THE BOLD ONES Theme: Robert Prince
Cinematographers: Vilmos Zsigmond, Richard Batcheller, Richard C. Glouner
Art Director: Frank Arrigo, Alexander A. Mayer, Joseph Alves Jr.
Editors: Richard C. Meyer, Douglas Stewart, Thomas Scott, James Leicester
Associate Producer: Mark Rodgers
Producer: Jerrold Freedman
Creators: Roland Wolpert and William Sackheim
Executive Producer: Jack Laird
Filmed in Universal City, California at Universal Studios

“A Case of Good Whiskey at Christmas Time”
September 28, 1969
Teleplay: L.T. Bentwood and Betty Deveraux
Story: Robert I. Holt
Director: Robert Day
Guest Cast: Edward Andrews, Amy Thomson, Charles Drake, Lorraine Gary, Michael Bell, Frank Maxwell, Bart Carpinelli, Fabian Dean, Fred Williamson

Jack Sheehan (Charles Drake), a local politician suspected of accepting graft, is found floating in the harbor. Washburn and Danforth’s investigation of his murder uncovers corruption behind the construction of a low-income housing project.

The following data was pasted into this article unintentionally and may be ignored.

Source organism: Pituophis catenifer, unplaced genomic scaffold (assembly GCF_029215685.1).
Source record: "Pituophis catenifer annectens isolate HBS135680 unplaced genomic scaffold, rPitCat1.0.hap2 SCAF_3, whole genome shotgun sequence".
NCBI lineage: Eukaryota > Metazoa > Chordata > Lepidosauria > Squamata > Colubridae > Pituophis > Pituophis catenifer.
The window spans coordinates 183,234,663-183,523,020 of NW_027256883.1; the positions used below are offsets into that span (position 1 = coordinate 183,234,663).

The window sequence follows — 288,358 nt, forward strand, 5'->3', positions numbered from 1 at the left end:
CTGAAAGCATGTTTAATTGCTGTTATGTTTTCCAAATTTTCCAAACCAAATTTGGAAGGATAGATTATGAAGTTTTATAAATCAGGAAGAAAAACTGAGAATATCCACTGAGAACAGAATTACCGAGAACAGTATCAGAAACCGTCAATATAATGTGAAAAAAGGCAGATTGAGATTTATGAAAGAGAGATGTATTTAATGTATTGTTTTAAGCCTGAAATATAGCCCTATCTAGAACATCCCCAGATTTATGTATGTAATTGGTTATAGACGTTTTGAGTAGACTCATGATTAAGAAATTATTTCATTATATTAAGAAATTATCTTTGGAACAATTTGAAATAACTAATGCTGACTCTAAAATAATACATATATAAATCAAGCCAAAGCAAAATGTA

“If I Should Wake Before I Die”
October 26, 1969
Teleplay: Adrian Spies
Story: Jerrold Freedman
Director: Daryl Duke
Guest Cast: Robert Drivas, Edmond O’Brien, Gene Evans, Milton Selzer, Len Wayland, Connie Kreski, Regis Cordic, Ron Stokes, Arthur Malet

Robert Drivas is excellent as Martin Sitomer, a Death Row prisoner who earns a new trial, causing Danforth to reopen the investigation that will provide a sympathetic Washburn with enough evidence to convict.

“Draw a Straight Man”
December 14, 1969
Writer: Sam Washington
Director: William Hale
Guest Cast: Michael Bell, Celeste Yarnall, Janine Gray, William Mims, Tom Reese, Peter Brocco, Charles Brewer, S. John Launer, Terence Garin, Bill Hickman

Washburn and Danforth are at odds when an elderly night watchman implicates two police officers in a robbery ring.